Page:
South Korea's central bank begins pilot program for testing digital currency
April 6, 2020, 3:45AM EDT · 2 min read
- The Bank of Korea has launched a pilot program for testing digital currency
- The program would run until December 2021 to check technical and legal requirements
- Notably, the Bank of Korea said, “it is not necessary to issue CBDC in the near future” because the demand for cash still exists
The Bank of Korea, the country’s central bank, has launched a pilot program for testing digital won.
Announcing the news on Monday, the central bank said the program was launched last month and would run until December 2021. The 22-month program is aimed at identifying technical and legal provisions required to create and issue a digital currency.
On the technical side, it would define central bank digital currency (CBDC) design, an operation method of CBDC, and whether blockchain technology would be feasible to implement.
On the legal side, the program would analyze expected legal issues when introducing CBDC, and accordingly prepare a specific amendment plan for the Bank of Korea Act.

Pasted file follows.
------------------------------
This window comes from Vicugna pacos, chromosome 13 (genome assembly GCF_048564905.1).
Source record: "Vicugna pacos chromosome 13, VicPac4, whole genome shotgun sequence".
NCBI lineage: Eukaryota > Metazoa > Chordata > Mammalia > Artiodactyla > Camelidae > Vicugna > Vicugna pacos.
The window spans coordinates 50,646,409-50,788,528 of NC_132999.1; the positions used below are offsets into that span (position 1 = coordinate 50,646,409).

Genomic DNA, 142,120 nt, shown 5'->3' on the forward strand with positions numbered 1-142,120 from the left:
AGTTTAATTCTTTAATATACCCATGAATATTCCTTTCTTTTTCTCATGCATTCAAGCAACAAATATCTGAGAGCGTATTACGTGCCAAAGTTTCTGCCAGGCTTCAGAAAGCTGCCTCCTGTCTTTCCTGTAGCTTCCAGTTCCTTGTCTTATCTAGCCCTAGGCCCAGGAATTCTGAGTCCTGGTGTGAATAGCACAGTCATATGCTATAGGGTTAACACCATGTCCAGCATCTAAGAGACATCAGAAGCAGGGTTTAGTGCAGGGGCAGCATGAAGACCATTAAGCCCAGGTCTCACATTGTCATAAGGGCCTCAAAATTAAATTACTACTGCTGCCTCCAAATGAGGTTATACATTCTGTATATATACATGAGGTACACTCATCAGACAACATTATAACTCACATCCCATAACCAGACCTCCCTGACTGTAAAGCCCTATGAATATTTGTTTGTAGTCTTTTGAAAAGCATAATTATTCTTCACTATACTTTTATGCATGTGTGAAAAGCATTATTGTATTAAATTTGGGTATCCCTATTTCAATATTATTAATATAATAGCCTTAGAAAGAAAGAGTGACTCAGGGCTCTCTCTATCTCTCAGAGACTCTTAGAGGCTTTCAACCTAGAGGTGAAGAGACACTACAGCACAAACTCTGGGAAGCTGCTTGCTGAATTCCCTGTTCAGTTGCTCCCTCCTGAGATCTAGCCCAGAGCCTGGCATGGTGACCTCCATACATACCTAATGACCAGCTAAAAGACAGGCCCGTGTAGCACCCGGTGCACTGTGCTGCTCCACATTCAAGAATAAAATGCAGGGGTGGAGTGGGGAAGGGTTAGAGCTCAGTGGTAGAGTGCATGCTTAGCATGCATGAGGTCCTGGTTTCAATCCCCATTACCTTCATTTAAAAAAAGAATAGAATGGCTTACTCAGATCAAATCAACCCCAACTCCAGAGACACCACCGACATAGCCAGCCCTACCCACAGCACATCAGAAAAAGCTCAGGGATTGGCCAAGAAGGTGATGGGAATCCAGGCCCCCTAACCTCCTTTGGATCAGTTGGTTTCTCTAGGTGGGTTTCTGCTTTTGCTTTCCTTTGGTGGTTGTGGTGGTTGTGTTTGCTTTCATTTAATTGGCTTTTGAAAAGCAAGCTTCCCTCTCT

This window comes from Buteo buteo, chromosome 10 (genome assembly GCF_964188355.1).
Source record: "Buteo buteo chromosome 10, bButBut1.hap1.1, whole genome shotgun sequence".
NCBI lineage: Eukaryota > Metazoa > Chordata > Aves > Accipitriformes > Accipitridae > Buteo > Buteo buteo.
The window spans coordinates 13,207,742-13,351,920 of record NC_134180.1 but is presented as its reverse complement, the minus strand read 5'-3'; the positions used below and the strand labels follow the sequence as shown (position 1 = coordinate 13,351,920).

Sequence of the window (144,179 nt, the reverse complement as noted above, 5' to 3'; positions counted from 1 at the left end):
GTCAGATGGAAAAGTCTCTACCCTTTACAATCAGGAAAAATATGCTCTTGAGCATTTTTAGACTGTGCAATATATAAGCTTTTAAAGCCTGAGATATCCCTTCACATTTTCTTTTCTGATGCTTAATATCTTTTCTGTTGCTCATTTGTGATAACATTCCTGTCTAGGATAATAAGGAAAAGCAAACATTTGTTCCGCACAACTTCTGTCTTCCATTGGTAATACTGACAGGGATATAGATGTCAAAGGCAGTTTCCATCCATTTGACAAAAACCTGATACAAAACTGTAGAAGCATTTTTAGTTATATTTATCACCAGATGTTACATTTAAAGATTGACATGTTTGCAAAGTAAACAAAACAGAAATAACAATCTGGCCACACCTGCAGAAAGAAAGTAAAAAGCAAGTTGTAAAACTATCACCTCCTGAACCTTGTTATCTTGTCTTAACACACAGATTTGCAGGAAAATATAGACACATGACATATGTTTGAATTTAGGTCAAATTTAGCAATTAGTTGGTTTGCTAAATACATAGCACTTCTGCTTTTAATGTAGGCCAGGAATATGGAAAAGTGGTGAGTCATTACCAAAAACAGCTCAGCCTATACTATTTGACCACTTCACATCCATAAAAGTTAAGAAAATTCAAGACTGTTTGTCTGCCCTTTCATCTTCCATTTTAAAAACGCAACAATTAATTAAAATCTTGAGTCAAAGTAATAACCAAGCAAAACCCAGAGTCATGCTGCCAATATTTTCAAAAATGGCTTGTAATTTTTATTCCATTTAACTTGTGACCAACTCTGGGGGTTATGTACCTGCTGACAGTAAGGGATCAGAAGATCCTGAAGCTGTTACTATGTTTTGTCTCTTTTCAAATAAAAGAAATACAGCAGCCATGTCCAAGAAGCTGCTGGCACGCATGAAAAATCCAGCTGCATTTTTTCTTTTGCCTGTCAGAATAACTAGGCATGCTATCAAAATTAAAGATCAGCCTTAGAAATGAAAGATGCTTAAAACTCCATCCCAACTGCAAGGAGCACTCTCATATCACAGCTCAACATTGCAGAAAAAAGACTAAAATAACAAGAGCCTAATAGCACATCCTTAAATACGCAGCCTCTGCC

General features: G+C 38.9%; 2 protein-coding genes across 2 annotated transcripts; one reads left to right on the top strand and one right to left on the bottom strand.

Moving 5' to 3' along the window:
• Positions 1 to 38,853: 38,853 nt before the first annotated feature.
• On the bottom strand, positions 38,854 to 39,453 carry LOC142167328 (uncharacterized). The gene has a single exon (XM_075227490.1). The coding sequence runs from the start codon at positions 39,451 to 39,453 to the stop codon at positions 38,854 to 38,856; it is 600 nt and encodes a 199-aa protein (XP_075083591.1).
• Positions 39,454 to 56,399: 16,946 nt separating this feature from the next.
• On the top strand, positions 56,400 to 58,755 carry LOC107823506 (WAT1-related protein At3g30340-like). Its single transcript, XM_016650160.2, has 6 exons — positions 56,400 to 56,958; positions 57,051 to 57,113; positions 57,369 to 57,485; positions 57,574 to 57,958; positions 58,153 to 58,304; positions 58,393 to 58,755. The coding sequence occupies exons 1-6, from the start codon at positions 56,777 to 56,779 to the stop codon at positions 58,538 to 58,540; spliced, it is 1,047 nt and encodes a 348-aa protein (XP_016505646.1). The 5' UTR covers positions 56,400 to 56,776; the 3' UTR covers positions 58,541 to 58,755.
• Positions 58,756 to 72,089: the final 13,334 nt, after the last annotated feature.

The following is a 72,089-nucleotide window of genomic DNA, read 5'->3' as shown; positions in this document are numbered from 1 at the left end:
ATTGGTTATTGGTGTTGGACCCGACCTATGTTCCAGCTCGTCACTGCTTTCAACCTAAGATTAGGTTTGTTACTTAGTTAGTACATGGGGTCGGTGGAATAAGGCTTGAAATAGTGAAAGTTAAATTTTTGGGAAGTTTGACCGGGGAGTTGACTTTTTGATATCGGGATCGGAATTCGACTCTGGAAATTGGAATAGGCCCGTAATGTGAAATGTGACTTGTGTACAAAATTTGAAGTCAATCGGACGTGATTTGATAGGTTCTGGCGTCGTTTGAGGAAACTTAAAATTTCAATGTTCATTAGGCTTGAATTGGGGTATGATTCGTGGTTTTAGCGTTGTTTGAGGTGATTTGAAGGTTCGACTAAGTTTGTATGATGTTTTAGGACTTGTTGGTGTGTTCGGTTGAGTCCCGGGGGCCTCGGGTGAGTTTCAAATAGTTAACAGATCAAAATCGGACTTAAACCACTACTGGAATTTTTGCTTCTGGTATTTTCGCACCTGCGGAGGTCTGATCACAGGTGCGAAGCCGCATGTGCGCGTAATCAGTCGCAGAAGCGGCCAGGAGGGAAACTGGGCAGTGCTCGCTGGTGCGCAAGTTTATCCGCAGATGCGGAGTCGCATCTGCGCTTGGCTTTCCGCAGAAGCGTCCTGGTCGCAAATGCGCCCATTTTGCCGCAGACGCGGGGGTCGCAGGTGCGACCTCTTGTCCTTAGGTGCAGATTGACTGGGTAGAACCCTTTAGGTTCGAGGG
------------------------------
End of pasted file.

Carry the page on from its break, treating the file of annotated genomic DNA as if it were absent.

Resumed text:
The pilot program schedule is set as follows:
- CBDC design and requirements definition: 5 months (March 2020 - July 2020)
- Technology review: 5 months (April 2020 - August 2020)
- Business process analysis and consulting: 4 months (September 2020 - December 2020)
- CBDC pilot system construction and testing: 12 months (January 2021 - December 2021)
It is worth noting that the Bank of Korea said, “it is not necessary to issue CBDC in the near future” because the demand for cash still exists, among other factors. However, it still needs to be prepared to respond “promptly” to future changes in the payments sector.
The Bank of Korea initially hinted at conducting CBDC research in December 2019. The central bank was hiring experts at the time to study CBDCs and analyze other countries’ digital currency initiatives.
Central banks across the world appear to have accelerated their digital currency research efforts. Last week, the central bank of France also launched an experimental program to test the integration of digital euro in settlement procedures.
The Bank of International Settlements (BIS), considered to be the central bank of central banks, recently said that a shift in payments behavior brought on by the coronavirus pandemic, and concerns that physical cash might be a vector for the disease’s spread, could spur demand for digital methods like CBDCs.
“Resilient and accessible central bank operated payment infrastructures could quickly become more prominent, including retail central bank digital currencies (CBDCs),” said the BIS.
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